Interviews with the largest possible number of children were difficult, and those conducted were conducted with children’s guardians and not the concerned children themselves because the targeted group worked as herdsmen in the fields and therefore are not settlers in fixed dwelling areas. Explanatory table in Attachment to Appendix No. 5.
The evaluation targeted 181 children from State of Kassala and due to reasons related to the nomadic nature of their lives, only 74 children were included in the evaluation.
Explanatory table (Attachment to Appendix No. 5).
The overall ratio of the psychological evaluation:
86.50% happy about their coming home
97.30% relaxed and sociable.
93.20% recovered from symptoms of anxiety and fear and have easily socialized.
100% sound mental health.
8.10% special cases (psychological and physical problems like permanent defects, epilepsy and surgical operations)
Overall evaluation and psychology: Good
Providing projects of schools, health centers, water projects, mosques, besides awareness-raising programs and economic provisions to raise income of the children’s families.
The Eighth Question:
Please provide information on the measures taken to protect particularly vulnerable groups of children from sexual exploitation and trafficking for exploitative purposes, including children with disabilities, children of 9n0n-qatari) migrant workers and children in alternative care.
The available procedures can be divided into legislative and institutional procedures.
The legislative procedures:
1- This is based on the Permanent Constitution of which article 21 states:" The family shall be the foundation of the society. Its pillars shall be religion, morals and love for the nation. The law shall organize means of protecting the family, supporting its principles, bolstering its ties, preserving ideals of matrimony, childhood and the elderly". Further article 22 States " The State shall extend care to the young generation and protect them from influences of corruption, from exploitation, from physical, mental and spiritual negligence, and provide adequate circumstances for developing its creativity in different fields with improved education".
2- The state of Qatar ratified the Convention on the Rights of the Child Rights’ Convention and the State is committed through its adoption of legislative and administrative procedures to implement the provisions of the Convention.
3- The State of Qatar is committed to the juvenile law related to protection of children during court procedures.
Establishing the Qatari House for sheltering and Human Care to protect and rehabilitate victims of trafficking in persons. The House endeavors to realize these objectives by means of a number of tasks, the most important of which are:
Providing accommodation to trafficking in persons victims, including children.
Providing psychological, medical and living care for victims.
Making trafficking in persons victims aware of their rights and providing them with the consultative legal services.
Providing victims with social and athletic activities and functions.
Offering adequate assistance to victims wishing to return to their countries after making sure of their rehabilitation properly.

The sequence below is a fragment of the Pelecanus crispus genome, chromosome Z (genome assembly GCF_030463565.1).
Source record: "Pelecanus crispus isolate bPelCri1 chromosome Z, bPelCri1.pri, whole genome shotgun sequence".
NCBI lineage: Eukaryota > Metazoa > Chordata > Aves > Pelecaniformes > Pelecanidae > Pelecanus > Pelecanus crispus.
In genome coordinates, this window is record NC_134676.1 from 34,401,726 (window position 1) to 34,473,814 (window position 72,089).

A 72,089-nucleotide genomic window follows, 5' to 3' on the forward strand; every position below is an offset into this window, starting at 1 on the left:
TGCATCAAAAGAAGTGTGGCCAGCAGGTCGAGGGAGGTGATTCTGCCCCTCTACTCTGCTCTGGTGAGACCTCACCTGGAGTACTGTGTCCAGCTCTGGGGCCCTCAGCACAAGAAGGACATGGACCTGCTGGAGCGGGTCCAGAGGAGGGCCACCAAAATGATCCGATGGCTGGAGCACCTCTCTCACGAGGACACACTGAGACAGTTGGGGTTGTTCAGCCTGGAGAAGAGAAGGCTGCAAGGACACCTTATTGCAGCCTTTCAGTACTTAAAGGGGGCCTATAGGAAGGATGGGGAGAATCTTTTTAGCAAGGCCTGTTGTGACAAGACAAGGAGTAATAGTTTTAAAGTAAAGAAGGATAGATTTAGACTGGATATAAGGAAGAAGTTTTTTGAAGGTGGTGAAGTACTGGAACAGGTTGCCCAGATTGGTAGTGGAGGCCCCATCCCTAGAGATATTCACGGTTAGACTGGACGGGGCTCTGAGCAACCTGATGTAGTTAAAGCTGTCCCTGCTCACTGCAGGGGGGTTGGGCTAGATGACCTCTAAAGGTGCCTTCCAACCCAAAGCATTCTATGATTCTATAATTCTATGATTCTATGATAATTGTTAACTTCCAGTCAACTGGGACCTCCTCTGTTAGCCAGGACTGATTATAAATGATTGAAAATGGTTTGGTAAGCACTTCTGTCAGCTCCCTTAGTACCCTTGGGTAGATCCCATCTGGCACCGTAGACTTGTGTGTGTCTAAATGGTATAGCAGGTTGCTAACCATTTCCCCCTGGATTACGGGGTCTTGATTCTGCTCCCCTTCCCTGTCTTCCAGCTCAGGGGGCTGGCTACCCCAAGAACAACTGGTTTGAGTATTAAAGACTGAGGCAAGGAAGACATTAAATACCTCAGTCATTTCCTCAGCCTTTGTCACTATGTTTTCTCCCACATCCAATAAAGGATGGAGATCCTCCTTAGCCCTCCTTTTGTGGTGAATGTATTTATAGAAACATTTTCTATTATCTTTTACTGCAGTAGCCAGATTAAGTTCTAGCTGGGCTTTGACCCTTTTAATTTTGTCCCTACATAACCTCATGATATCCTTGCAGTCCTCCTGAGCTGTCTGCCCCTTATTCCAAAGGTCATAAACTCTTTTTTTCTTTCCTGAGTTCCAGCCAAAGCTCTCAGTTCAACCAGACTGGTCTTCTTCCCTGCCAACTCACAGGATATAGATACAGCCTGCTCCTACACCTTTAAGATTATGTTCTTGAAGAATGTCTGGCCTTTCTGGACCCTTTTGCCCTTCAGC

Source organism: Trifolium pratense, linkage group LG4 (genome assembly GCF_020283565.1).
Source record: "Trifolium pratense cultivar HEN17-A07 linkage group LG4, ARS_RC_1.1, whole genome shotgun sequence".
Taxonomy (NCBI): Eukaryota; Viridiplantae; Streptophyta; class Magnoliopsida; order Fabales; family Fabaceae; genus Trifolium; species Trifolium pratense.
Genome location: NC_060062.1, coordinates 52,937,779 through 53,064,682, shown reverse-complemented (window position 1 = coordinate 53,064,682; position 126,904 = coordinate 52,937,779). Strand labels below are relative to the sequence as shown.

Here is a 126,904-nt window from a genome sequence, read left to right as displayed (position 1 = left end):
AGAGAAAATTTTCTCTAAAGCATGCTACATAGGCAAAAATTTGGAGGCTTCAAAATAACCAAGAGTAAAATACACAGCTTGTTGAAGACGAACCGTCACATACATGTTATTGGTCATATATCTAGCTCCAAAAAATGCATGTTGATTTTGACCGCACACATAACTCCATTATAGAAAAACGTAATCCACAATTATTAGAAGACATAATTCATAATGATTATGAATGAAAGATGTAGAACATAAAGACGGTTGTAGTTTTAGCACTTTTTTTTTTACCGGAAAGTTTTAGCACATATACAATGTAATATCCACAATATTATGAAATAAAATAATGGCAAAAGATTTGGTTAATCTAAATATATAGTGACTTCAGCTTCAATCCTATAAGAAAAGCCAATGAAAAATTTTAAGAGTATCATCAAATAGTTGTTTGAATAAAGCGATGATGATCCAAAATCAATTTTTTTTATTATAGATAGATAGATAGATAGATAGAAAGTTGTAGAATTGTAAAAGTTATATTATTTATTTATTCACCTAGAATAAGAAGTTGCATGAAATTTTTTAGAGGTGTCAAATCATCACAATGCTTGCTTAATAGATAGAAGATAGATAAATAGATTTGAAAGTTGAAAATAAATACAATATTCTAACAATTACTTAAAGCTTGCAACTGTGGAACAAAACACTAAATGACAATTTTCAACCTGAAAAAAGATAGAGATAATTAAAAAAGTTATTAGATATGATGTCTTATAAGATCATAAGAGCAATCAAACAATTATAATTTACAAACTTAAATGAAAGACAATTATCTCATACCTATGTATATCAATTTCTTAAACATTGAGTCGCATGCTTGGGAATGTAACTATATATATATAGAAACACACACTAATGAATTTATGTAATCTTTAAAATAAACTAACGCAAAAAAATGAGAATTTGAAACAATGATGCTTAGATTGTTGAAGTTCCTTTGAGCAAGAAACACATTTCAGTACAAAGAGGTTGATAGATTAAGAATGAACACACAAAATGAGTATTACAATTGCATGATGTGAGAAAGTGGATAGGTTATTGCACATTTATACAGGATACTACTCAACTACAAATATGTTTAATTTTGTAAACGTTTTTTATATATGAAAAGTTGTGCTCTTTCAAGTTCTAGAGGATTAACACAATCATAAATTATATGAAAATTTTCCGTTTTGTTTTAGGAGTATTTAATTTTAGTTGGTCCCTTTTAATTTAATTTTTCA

Within the same framework, the children included in an alternative care receive from Qatar Charitable Society huge aids through the system of sponsorship[ which includes orphans. The aids program extended to psychological, personal, social, educational and health care to prepare orphans to face the future.
Total Number of Orphans
Money Remitted in Q.R
The Ninth Question:
Please provide information on the status children (non-Qatari) migrant workers.
The area of care and rehabilitation of children in general and the rights works stated in the Optional Protocol in particular, are not at all subject to any discrimination between Qatari’s and non-Qatari.
Information and statistics included in the answer to the Seventh Question assures that protection procedures cover all children inside the State of Qatar region.
For instance, in the area of pedagogical services and after the issuance of Law No. 25 for the year 2001 concerning compulsory education, education has become compulsory and free to all children registered in the birth register in the State of Qatar from primary to secondary schooling or when reaching the age of 18 (See Appendix No. 6).
The Qatari Foundation for Child and Woman Protection sought to fulfill its objectives to protect children living in Qatar regardless of their nationalities. The Foundation provided support and assistance to all children, including non-Qatari by means of the following:
Receiving cases related to residence permits of children and wives of foreign workers and assure assistance to them when facing legal problems. The Foundation, moreover, reviews continuously the laws in effect in the State of Qatar concerning visits and residence permits of foreign workers and their families, and taking into consideration the psychological, cultural, social and economic factors that effect them. The cases solved in these respects were about 25 cases.
The Qatar Foundation for Child and Woman Protection provided economic assistance to a number of families of foreign workers. The number of beneficiary families in this respect was 59 families.
Charity societies and associations in the State of Qatar help non-Qatari children and their families, especially prison inmates.